For immediate release: March 13, 2024


Digital rights and abortion advocates organized the large-scale visuals as part of a multi-day activation highlighting invasive Big Tech data collection, threats to abortion access, and the struggle for body freedom.

For the first four days of this year’s South by Southwest (SXSW) festival, March 8-11, Fight for the Future joined forces with For Freedoms, Plan C, Project for Empty Space, and Women on Web to demand Big Tech end its role in fueling abortion surveillance and censorship, and to uplift body freedom. The groups ran a mobile billboard around downtown Austin displaying bright, large-scale messages about combating Big Tech data harvesting and protecting abortion access. The frames also included past billboard designs by For Freedoms, as well as original artworks from the recently-launched Body Freedom for Every(Body), a multifaceted art activation by Project for Empty Space, celebrating reproductive justice, bodily autonomy, and queer liberation that will travel to different states in the months leading up to the 2024 election. 

In collaboration with the Austin art collective Essentials Creative, the curated artwork and messages were projected onto various buildings in downtown Austin, including the Hilton Downtown, the Marriott Downtown, the JW Marriott, the Hyatt House, and the Austin Convention Center.

Full selection of photos and videos available here.

Tech companies have a long history of participating in SXSW, and this year was no different. But as thousands of people are able to safely travel to Texas to attend SXSW, it’s hard to ignore the harsh dichotomy of Texas’ abortion ban and the many Texas border counties that have passed anti-abortion travel restrictions into law. Texas isn’t alone: on top of the 20+ laws that ban or severely restrict abortion access nationwide, a handful of lawmakers in Oklahoma, Tennessee, and Idaho now want to criminalize any person or group––like an abortion fund––that helps someone cross state lines for an abortion.

Many of the Big Tech platforms at SXSW are playing a role in enforcing these draconian bills, censoring information about accessing safe abortions, and turning over data used to criminalize people for violating state anti-abortion laws. As attacks on abortion and bodily autonomy increase, advocates fear that incidents of tech companies’ data serving as key evidence in anti-abortion lawsuits will also increase. 

“As a reproductive justice organizer living here in Texas, I’m deeply disturbed by the ways Big Tech companies are making grand statements in support of abortion access and gender affirming healthcare while at the same time collecting massive amounts of data on users––data that puts abortion seekers, providers, and facilitators in serious danger. Collecting, selling and sharing our data not only represents an enormous violation of privacy––it could also land someone in prison, simply for exercising their sacred right to bodily autonomy,” said Sarah Philips, a campaigner at Fight for the Future.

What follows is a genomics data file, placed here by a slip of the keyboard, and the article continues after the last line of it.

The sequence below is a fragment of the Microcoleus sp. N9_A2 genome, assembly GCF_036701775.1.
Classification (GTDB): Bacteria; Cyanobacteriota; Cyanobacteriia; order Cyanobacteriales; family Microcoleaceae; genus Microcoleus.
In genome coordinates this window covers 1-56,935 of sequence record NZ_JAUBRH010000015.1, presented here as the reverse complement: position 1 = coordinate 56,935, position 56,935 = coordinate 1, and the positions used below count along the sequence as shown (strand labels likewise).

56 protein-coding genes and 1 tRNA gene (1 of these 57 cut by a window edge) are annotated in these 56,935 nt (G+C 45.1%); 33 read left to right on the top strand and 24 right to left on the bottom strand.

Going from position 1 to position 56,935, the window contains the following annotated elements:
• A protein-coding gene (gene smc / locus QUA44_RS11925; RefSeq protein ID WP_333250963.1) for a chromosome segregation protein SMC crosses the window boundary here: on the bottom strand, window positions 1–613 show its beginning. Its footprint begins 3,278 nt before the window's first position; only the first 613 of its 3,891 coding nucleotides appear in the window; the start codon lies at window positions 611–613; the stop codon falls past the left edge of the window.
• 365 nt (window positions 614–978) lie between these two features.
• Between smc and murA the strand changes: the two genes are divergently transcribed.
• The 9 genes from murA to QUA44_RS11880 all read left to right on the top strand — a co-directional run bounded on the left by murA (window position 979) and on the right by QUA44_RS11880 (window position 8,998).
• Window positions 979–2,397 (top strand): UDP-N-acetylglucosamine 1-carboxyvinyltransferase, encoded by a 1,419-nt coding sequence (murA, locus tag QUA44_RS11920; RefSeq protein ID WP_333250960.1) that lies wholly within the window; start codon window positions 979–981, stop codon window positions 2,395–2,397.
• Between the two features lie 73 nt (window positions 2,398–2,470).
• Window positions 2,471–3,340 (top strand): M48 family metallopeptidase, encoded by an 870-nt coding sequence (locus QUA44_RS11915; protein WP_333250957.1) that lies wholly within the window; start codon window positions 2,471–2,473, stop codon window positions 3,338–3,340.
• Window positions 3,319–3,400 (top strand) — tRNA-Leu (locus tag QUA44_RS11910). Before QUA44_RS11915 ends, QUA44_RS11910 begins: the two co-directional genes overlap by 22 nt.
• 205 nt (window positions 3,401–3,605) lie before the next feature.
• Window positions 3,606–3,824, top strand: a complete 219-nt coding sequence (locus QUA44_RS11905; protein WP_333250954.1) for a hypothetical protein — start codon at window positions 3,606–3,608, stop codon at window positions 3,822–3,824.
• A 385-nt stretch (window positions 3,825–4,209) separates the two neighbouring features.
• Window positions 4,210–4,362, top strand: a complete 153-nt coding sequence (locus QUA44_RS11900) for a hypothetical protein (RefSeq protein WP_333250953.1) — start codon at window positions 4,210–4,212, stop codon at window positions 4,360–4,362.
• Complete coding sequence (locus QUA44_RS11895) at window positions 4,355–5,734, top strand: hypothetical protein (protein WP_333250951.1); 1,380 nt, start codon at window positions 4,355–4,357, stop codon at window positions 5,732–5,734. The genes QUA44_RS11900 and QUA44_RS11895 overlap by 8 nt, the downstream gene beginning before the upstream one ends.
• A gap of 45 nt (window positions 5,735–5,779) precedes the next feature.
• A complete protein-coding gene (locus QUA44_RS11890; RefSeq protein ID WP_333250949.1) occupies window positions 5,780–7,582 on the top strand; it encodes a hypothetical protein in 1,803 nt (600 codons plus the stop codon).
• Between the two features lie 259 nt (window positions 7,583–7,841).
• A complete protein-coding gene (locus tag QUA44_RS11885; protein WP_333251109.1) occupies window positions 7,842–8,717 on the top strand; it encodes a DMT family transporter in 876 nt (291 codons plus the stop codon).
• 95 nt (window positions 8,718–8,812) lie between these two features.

Grassroots pressure has successfully pushed some companies to take steps to limit data collection and improve privacy features in the past, for example by protecting messages with default end-to-end encryption and reducing the invasive tracking of users’ locations. But others have blatantly disregarded demands for increased privacy protections. And without comprehensive legislation protecting data about who people talk to, what they search for, and where they go, people will continue to be at risk.

“We know that surveillance built on corporate data harvesting is how draconian anti-abortion laws will be enforced. Until Big Tech puts an end to their unnecessary and invasive data collection and stops censoring crucial information about accessing abortions, companies will continue to be directly complicit in the anti-abortion, anti-rights attacks sowing so much injustice and pain across this country,” said Leila Nashashibi, a campaigner at Fight for the Future. 

The large-scale graphics directed people to take action at, where supporters can sign an online petition calling on tech companies, lawmakers, and government agencies to do everything in their power to protect abortion facilitators, abortion seekers, and anyone exercising their right to bodily autonomy. The petition text and detailed demands can be viewed on the campaign page. The graphics were designed by Project for Empty Space in collaboration with Plan C, Fight for the Future, and designer Chantal Fischzang. 

The For Freedoms billboard designs and Project for Empty Space art include works by David Antonio Cruz, Amaryllis R. Flowers, Eric Hart Jr., Aurora James, Marilyn Minter, Sofía Gallisá Muriente, Zhaleh Phillips, Kameelah Janan Rasheed, Thank God for Abortion, and Jasmine Wahi. 

On Sunday March 10, Plan C and Future Front Texas also partnered to transform The Future Front House into The Care House, a literal and figurative community salon and day of programming around reproductive justice including community-care panels featuring Project for Empty Space, Amnesty International USA, Fight for the Future, Fos Feminista, the Working Families Party, and FEMINIST, as well as a DJ Set and performance by a Future Front Artist, and an art exhibition featuring the Care Machine, Artist Autumn Breon’s latest installation, a traveling beauty and sexual health vending machine.